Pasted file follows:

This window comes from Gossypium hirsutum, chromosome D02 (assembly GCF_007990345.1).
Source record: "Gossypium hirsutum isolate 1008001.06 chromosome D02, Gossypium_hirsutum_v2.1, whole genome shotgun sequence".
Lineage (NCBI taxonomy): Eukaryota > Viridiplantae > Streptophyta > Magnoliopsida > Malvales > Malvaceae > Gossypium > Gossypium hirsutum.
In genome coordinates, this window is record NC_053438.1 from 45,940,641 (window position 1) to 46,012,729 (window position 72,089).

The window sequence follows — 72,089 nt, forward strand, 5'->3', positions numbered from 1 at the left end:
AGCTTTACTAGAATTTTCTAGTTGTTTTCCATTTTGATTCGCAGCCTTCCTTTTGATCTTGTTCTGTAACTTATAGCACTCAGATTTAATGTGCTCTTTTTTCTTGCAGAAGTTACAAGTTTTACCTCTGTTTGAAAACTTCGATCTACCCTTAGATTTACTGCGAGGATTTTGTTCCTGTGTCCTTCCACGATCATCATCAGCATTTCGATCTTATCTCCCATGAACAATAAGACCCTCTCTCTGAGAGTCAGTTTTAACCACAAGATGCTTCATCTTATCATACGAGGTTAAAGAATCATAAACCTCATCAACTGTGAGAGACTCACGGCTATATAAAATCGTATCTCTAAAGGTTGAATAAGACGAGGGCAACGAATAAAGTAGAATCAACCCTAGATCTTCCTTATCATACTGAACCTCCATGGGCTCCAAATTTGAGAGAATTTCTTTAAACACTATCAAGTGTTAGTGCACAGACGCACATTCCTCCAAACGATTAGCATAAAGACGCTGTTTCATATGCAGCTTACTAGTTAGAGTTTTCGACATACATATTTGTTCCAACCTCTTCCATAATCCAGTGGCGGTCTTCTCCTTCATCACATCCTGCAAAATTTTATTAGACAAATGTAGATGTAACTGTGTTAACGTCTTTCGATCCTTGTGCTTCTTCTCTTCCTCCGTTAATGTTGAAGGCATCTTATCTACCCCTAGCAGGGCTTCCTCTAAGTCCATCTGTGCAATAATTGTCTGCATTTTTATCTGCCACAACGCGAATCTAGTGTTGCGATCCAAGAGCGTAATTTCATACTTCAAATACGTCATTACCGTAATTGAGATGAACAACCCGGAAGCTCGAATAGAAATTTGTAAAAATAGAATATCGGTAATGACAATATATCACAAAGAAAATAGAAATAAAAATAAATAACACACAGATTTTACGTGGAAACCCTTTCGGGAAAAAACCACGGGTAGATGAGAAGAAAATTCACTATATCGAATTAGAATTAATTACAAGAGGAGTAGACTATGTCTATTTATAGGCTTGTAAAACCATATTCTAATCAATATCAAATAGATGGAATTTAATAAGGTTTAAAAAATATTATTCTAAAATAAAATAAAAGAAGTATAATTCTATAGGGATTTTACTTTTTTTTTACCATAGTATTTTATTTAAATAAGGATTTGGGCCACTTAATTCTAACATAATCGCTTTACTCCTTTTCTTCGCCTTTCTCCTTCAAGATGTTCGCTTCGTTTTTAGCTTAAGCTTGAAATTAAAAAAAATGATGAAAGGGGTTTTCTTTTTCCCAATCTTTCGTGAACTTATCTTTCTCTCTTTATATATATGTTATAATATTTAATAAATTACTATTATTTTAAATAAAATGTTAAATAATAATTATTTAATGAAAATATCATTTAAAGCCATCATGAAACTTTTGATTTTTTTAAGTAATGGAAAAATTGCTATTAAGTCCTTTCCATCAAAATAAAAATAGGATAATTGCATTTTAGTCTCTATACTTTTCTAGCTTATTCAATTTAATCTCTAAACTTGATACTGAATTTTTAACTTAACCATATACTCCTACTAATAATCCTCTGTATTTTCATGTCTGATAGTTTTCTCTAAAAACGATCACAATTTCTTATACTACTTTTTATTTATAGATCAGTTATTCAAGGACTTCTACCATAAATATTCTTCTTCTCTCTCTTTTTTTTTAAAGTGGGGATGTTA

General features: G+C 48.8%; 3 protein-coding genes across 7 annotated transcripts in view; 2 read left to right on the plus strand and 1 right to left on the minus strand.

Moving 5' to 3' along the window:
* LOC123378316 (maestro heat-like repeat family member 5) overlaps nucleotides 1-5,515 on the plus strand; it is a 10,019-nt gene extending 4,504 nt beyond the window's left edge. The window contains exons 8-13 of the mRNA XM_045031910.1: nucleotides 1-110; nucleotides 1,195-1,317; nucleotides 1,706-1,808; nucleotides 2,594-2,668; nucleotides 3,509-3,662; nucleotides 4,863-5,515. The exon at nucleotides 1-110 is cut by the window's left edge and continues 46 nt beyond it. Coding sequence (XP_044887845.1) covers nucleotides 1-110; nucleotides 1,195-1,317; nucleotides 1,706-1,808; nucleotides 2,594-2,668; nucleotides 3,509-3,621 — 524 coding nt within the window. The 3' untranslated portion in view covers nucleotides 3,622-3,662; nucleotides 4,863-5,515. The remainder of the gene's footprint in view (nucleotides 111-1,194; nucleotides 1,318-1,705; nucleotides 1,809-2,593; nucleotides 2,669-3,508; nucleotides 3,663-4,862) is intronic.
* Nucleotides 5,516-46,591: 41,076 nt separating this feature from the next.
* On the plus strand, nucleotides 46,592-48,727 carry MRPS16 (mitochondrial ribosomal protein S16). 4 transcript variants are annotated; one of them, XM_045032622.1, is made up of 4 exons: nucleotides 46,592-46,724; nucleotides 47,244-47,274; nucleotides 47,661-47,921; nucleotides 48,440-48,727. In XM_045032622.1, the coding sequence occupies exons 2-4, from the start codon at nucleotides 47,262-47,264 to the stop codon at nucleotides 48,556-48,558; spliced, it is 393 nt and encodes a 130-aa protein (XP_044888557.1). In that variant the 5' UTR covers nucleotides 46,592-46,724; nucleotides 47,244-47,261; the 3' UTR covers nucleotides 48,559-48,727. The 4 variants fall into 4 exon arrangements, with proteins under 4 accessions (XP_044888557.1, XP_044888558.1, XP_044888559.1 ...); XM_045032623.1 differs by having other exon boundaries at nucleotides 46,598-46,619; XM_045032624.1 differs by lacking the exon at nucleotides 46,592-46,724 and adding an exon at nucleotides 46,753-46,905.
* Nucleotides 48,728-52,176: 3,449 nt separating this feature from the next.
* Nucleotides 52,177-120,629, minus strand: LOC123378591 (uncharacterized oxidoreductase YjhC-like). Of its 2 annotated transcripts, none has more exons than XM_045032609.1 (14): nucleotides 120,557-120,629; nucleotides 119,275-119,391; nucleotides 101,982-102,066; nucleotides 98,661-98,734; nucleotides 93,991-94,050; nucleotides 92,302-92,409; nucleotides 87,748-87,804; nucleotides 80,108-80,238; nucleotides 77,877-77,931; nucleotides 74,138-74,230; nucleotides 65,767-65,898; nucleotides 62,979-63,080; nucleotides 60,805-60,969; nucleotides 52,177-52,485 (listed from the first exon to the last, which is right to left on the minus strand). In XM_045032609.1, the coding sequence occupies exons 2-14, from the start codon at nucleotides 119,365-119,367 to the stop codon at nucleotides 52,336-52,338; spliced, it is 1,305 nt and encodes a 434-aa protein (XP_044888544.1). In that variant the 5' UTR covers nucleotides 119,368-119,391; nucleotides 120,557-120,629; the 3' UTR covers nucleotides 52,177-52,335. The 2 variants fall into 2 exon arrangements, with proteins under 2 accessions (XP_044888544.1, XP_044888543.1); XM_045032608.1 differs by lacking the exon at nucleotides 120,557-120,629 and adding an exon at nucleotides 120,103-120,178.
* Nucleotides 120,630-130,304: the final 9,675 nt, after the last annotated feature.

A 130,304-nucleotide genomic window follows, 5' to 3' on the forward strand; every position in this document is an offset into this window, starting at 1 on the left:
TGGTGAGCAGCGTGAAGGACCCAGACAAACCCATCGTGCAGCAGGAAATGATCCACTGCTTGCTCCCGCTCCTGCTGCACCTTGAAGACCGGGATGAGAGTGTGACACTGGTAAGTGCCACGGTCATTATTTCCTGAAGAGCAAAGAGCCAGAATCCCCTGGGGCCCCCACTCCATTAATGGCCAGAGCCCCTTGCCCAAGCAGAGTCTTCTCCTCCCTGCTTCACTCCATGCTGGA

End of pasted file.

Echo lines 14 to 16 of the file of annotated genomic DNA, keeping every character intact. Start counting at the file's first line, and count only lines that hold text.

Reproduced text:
* Nucleotides 120,630-130,304: the final 9,675 nt, after the last annotated feature.

A 130,304-nucleotide genomic window follows, 5' to 3' on the forward strand; every position in this document is an offset into this window, starting at 1 on the left:
TGGTGAGCAGCGTGAAGGACCCAGACAAACCCATCGTGCAGCAGGAAATGATCCACTGCTTGCTCCCGCTCCTGCTGCACCTTGAAGACCGGGATGAGAGTGTGACACTGGTAAGTGCCACGGTCATTATTTCCTGAAGAGCAAAGAGCCAGAATCCCCTGGGGCCCCCACTCCATTAATGGCCAGAGCCCCTTGCCCAAGCAGAGTCTTCTCCTCCCTGCTTCACTCCATGCTGGA